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Cancer. 1993 Feb 15;71(4 Suppl):1629-38.

National survey of ovarian carcinoma. I. A patient care evaluation study of the American College of Surgeons.

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Ovarian Cancer Subcommittee, American College of Surgeons, Chicago, Illinois.



The Commission on Cancer of the American College of Surgeons recently finished a national survey of patients with ovarian cancer patients. The goal was to compare the patterns of care over a 5-year period.


Data were collected from 25 consecutive patients whose disease was diagnosed first at 904 hospitals with cancer programs in 1983 and 1988.


There was a total of 12,316 patients, of whom 80% were 45-85 years old. Contrary to popular belief, only 8.2% of patients were nulliparous; 85% of patients had one to five children. Of significance, 18.2% of patients with ovarian cancer had undergone a previous hysterectomy with ovarian preservation. Primary surgical treatment was used in 94.9% of patients and consisted of: oophorectomy, 81.9%; hysterectomy, 55.1%; and omentectomy, 59.0%. However, only 12-25% of patients had biopsies of the diaphragm, paracolic gutters, colon, small bowel, pelvic and paraaortic lymph nodes, and cul-de-sac to permit adequate surgical staging. The primary surgeons were: gynecologic oncologists, 21%; obstetrician-gynecologists, 45%; general surgeons, 21%; and others, 13%.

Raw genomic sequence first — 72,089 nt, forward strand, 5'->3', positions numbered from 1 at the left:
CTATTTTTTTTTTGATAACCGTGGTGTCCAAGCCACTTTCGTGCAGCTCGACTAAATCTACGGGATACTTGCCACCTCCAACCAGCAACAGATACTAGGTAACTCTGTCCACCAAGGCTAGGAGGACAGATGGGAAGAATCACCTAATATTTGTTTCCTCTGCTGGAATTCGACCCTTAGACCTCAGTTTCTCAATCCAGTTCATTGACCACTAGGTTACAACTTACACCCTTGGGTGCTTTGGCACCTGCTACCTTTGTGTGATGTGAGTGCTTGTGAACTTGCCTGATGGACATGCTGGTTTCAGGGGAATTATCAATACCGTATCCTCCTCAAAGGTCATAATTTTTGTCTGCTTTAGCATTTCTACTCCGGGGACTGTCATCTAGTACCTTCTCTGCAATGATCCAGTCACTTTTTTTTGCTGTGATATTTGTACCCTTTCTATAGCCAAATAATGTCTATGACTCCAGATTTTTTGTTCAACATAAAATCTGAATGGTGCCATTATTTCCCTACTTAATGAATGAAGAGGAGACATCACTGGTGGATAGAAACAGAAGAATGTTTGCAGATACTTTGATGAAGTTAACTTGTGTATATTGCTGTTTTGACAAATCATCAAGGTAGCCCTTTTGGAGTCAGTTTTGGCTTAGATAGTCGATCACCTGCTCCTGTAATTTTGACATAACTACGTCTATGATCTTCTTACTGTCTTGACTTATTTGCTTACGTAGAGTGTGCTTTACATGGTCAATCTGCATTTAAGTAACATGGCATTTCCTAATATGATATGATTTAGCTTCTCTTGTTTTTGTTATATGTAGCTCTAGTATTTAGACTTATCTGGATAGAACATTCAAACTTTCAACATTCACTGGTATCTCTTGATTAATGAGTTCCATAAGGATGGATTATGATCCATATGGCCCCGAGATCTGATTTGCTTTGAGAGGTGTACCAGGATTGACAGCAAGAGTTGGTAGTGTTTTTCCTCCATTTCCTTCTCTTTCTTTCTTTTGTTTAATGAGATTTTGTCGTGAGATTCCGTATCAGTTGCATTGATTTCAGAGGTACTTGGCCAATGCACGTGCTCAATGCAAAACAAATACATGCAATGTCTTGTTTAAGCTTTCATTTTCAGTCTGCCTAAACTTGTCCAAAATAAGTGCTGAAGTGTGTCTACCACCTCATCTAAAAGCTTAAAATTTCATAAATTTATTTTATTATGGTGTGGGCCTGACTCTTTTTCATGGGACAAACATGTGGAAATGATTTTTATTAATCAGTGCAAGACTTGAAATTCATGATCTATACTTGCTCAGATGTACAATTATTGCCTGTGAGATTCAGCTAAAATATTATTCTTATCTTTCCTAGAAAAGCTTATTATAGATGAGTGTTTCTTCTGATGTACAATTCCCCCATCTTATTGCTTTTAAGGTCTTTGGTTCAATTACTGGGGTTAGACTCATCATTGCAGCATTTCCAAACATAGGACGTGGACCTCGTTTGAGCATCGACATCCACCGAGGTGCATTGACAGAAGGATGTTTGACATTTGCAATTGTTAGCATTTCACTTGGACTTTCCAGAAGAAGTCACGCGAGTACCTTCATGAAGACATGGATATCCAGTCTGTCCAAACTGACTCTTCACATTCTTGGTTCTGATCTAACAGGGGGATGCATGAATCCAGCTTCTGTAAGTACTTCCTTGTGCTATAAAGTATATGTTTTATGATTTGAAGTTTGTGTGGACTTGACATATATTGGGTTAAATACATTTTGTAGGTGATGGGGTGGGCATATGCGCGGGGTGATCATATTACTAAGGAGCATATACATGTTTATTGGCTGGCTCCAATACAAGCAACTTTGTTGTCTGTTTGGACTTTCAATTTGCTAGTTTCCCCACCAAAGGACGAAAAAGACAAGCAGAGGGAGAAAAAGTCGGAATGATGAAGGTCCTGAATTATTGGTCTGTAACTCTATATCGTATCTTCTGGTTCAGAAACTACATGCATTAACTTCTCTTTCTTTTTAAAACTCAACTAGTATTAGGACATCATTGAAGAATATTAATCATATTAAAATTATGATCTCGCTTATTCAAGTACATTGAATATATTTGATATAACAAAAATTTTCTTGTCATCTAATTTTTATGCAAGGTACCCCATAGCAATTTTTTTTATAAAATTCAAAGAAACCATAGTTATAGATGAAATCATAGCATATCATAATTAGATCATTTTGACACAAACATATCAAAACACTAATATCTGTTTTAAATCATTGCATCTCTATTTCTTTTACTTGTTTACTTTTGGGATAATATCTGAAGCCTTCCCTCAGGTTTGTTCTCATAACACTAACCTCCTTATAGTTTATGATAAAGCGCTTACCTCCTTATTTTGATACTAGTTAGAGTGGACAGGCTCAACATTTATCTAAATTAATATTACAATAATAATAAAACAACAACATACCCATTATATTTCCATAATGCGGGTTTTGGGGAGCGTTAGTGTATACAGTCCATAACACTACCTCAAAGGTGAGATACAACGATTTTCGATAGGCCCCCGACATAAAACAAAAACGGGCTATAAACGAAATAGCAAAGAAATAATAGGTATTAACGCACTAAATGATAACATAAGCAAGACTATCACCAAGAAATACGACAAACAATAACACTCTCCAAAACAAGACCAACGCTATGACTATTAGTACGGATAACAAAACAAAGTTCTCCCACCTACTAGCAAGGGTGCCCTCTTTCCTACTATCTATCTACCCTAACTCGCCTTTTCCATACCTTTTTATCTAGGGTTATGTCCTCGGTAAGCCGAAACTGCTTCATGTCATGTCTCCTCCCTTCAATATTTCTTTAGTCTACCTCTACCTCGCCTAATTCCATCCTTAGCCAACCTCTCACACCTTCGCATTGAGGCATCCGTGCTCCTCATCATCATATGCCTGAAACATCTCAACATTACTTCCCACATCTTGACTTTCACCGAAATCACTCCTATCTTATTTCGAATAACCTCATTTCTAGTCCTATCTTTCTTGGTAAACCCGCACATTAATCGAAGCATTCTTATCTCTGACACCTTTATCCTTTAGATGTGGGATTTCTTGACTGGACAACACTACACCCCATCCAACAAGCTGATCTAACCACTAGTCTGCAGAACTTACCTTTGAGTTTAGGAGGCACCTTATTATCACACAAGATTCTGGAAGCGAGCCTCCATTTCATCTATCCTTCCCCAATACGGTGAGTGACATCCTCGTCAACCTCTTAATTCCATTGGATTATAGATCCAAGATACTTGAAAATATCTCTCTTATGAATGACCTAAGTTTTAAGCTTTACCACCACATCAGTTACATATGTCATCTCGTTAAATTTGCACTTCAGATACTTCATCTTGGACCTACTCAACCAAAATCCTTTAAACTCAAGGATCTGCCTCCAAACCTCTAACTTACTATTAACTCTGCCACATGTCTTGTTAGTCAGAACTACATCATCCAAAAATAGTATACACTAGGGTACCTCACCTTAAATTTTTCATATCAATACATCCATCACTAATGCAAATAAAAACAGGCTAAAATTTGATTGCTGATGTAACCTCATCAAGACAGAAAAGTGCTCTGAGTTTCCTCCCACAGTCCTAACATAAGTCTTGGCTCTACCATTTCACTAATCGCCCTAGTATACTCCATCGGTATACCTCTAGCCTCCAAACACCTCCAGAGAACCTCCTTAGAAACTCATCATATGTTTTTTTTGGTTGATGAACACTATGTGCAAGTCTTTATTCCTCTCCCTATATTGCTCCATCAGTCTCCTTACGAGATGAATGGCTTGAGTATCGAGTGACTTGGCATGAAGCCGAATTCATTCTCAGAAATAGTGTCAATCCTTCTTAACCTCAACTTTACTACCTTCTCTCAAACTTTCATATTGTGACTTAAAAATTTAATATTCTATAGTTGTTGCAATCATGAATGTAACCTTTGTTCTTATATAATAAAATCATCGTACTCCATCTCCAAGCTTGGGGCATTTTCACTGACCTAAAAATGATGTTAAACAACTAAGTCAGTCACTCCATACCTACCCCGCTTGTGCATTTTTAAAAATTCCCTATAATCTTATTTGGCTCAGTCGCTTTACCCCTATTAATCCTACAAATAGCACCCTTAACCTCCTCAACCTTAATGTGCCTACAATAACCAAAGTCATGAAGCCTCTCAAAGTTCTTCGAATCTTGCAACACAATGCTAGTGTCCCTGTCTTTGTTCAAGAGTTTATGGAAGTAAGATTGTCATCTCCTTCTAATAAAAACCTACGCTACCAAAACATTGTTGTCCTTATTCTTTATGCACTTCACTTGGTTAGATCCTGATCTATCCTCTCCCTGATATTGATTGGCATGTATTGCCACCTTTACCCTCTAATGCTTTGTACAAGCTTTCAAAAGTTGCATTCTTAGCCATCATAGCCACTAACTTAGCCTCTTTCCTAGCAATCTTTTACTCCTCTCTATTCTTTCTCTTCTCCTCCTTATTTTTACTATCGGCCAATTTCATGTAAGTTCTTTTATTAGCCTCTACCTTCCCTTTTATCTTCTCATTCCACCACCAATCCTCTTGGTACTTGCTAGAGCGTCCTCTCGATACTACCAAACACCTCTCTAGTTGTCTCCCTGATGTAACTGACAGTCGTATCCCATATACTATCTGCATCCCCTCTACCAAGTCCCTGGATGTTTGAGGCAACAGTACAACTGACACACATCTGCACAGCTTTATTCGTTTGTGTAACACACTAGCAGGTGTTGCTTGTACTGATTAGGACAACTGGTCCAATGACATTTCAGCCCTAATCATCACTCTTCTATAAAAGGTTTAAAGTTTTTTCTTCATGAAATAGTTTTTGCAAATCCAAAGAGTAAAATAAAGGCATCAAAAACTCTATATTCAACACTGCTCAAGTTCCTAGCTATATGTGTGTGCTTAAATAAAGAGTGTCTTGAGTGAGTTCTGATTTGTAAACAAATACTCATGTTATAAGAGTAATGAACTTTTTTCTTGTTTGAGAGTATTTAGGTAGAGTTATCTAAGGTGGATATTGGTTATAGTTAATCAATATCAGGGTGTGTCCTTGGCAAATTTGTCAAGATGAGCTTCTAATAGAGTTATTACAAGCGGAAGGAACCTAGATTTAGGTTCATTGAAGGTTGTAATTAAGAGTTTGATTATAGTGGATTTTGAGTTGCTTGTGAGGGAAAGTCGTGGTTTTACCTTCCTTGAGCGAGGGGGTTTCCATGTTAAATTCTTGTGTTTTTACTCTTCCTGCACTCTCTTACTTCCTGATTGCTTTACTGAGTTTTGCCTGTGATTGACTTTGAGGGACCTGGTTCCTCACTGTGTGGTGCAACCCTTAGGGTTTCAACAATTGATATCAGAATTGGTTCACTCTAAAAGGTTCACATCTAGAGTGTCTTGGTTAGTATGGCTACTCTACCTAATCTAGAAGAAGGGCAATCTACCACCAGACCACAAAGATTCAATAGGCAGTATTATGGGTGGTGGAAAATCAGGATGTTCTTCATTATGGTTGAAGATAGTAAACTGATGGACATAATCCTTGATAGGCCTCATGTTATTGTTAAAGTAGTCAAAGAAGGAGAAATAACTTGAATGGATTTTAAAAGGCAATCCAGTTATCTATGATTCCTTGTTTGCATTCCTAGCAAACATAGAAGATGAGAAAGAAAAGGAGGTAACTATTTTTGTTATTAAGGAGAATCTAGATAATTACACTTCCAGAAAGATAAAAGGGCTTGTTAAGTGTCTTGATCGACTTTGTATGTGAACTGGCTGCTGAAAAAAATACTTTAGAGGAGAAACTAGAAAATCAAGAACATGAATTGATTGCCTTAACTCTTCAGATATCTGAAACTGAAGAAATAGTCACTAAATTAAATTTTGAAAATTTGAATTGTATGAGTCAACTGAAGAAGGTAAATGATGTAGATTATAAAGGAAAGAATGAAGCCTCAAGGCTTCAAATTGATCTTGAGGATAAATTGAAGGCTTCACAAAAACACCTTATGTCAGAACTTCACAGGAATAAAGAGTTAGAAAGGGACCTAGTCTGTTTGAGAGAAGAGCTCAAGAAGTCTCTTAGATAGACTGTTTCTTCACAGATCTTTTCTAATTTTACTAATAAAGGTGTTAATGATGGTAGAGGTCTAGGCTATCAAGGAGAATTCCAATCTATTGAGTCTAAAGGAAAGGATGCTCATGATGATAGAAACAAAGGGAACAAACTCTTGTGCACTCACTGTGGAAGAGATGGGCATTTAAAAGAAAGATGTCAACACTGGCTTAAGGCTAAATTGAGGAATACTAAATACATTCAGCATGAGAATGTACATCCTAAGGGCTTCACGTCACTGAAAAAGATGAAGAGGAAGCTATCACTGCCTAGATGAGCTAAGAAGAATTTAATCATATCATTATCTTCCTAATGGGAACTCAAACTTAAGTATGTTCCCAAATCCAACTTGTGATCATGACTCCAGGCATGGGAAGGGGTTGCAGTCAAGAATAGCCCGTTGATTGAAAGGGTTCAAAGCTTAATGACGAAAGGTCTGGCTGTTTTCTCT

These data indicate that additional resources are needed to improve the care of patients with ovarian cancer.

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